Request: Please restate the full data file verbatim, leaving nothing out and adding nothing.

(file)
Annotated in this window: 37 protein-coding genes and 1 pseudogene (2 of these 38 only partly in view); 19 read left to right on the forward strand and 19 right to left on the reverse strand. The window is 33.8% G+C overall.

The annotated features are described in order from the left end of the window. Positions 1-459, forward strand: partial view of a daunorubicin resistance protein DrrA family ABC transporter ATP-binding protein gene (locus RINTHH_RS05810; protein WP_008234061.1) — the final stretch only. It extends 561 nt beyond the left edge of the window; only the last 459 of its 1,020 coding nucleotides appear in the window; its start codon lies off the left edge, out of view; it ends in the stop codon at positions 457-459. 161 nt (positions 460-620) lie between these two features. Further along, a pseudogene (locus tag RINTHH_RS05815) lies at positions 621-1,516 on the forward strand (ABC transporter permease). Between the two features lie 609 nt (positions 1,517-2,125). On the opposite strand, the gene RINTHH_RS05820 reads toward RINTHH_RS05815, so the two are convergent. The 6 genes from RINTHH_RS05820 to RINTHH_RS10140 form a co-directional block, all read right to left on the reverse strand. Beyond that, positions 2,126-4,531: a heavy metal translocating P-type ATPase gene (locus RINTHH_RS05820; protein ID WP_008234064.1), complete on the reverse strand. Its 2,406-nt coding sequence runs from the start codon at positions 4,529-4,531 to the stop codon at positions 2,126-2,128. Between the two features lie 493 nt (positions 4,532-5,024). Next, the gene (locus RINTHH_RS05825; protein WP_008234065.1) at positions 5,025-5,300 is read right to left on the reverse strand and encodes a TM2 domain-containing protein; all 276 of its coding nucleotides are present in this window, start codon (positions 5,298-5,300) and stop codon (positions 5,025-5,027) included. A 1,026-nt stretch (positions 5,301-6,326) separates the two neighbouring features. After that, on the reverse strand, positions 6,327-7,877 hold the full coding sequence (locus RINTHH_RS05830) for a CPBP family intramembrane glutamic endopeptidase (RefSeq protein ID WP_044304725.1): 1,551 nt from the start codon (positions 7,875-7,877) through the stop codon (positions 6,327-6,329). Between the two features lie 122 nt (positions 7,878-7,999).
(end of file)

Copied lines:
Annotated in this window: 37 protein-coding genes and 1 pseudogene (2 of these 38 only partly in view); 19 read left to right on the forward strand and 19 right to left on the reverse strand. The window is 33.8% G+C overall.

The annotated features are described in order from the left end of the window. Positions 1-459, forward strand: partial view of a daunorubicin resistance protein DrrA family ABC transporter ATP-binding protein gene (locus RINTHH_RS05810; protein WP_008234061.1) — the final stretch only. It extends 561 nt beyond the left edge of the window; only the last 459 of its 1,020 coding nucleotides appear in the window; its start codon lies off the left edge, out of view; it ends in the stop codon at positions 457-459. 161 nt (positions 460-620) lie between these two features. Further along, a pseudogene (locus tag RINTHH_RS05815) lies at positions 621-1,516 on the forward strand (ABC transporter permease). Between the two features lie 609 nt (positions 1,517-2,125). On the opposite strand, the gene RINTHH_RS05820 reads toward RINTHH_RS05815, so the two are convergent. The 6 genes from RINTHH_RS05820 to RINTHH_RS10140 form a co-directional block, all read right to left on the reverse strand. Beyond that, positions 2,126-4,531: a heavy metal translocating P-type ATPase gene (locus RINTHH_RS05820; protein ID WP_008234064.1), complete on the reverse strand. Its 2,406-nt coding sequence runs from the start codon at positions 4,529-4,531 to the stop codon at positions 2,126-2,128. Between the two features lie 493 nt (positions 4,532-5,024). Next, the gene (locus RINTHH_RS05825; protein WP_008234065.1) at positions 5,025-5,300 is read right to left on the reverse strand and encodes a TM2 domain-containing protein; all 276 of its coding nucleotides are present in this window, start codon (positions 5,298-5,300) and stop codon (positions 5,025-5,027) included. A 1,026-nt stretch (positions 5,301-6,326) separates the two neighbouring features. After that, on the reverse strand, positions 6,327-7,877 hold the full coding sequence (locus RINTHH_RS05830) for a CPBP family intramembrane glutamic endopeptidase (RefSeq protein ID WP_044304725.1): 1,551 nt from the start codon (positions 7,875-7,877) through the stop codon (positions 6,327-6,329). Between the two features lie 122 nt (positions 7,878-7,999).